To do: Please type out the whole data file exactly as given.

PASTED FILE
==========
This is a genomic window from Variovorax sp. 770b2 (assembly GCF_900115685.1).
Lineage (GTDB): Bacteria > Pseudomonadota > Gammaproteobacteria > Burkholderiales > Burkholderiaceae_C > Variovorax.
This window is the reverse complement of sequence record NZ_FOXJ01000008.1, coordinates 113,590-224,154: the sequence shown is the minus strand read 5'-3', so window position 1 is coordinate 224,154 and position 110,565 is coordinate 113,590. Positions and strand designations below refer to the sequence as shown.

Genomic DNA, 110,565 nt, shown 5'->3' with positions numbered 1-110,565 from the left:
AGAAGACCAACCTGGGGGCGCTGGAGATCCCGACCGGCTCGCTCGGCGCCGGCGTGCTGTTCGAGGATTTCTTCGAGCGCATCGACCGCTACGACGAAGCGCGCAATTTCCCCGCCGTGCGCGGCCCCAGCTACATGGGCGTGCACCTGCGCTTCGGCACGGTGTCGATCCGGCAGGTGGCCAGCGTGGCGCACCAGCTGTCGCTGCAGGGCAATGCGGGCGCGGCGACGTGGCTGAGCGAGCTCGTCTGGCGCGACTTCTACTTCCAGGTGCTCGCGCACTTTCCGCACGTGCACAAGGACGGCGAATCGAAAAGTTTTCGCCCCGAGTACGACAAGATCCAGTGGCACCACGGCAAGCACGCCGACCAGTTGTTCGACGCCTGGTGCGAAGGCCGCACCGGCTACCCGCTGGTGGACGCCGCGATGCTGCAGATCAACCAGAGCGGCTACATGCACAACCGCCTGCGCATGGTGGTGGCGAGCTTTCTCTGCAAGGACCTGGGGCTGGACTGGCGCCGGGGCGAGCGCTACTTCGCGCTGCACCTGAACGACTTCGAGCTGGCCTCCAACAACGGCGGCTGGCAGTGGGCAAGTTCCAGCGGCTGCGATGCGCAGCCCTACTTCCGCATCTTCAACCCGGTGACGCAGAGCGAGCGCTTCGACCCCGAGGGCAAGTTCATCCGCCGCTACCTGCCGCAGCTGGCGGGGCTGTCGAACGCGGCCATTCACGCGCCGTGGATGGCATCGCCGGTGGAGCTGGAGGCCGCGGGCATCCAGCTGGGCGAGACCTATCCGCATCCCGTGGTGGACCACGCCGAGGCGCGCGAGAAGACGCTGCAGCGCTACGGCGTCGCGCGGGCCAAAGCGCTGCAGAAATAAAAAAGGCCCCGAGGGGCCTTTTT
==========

This is a genomic window from Variovorax sp. 770b2 (assembly GCF_900115685.1).
Lineage (GTDB): Bacteria > Pseudomonadota > Gammaproteobacteria > Burkholderiales > Burkholderiaceae_C > Variovorax.
This window is the reverse complement of sequence record NZ_FOXJ01000008.1, coordinates 113,590-224,154: the sequence shown is the minus strand read 5'-3', so window position 1 is coordinate 224,154 and position 110,565 is coordinate 113,590. Positions and strand designations below refer to the sequence as shown.

Genomic DNA, 110,565 nt, shown 5'->3' with positions numbered 1-110,565 from the left:
AGAAGACCAACCTGGGGGCGCTGGAGATCCCGACCGGCTCGCTCGGCGCCGGCGTGCTGTTCGAGGATTTCTTCGAGCGCATCGACCGCTACGACGAAGCGCGCAATTTCCCCGCCGTGCGCGGCCCCAGCTACATGGGCGTGCACCTGCGCTTCGGCACGGTGTCGATCCGGCAGGTGGCCAGCGTGGCGCACCAGCTGTCGCTGCAGGGCAATGCGGGCGCGGCGACGTGGCTGAGCGAGCTCGTCTGGCGCGACTTCTACTTCCAGGTGCTCGCGCACTTTCCGCACGTGCACAAGGACGGCGAATCGAAAAGTTTTCGCCCCGAGTACGACAAGATCCAGTGGCACCACGGCAAGCACGCCGACCAGTTGTTCGACGCCTGGTGCGAAGGCCGCACCGGCTACCCGCTGGTGGACGCCGCGATGCTGCAGATCAACCAGAGCGGCTACATGCACAACCGCCTGCGCATGGTGGTGGCGAGCTTTCTCTGCAAGGACCTGGGGCTGGACTGGCGCCGGGGCGAGCGCTACTTCGCGCTGCACCTGAACGACTTCGAGCTGGCCTCCAACAACGGCGGCTGGCAGTGGGCAAGTTCCAGCGGCTGCGATGCGCAGCCCTACTTCCGCATCTTCAACCCGGTGACGCAGAGCGAGCGCTTCGACCCCGAGGGCAAGTTCATCCGCCGCTACCTGCCGCAGCTGGCGGGGCTGTCGAACGCGGCCATTCACGCGCCGTGGATGGCATCGCCGGTGGAGCTGGAGGCCGCGGGCATCCAGCTGGGCGAGACCTATCCGCATCCCGTGGTGGACCACGCCGAGGCGCGCGAGAAGACGCTGCAGCGCTACGGCGTCGCGCGGGCCAAAGCGCTGCAGAAATAAAAAAGGCCCCGAGGGGCCTTTTT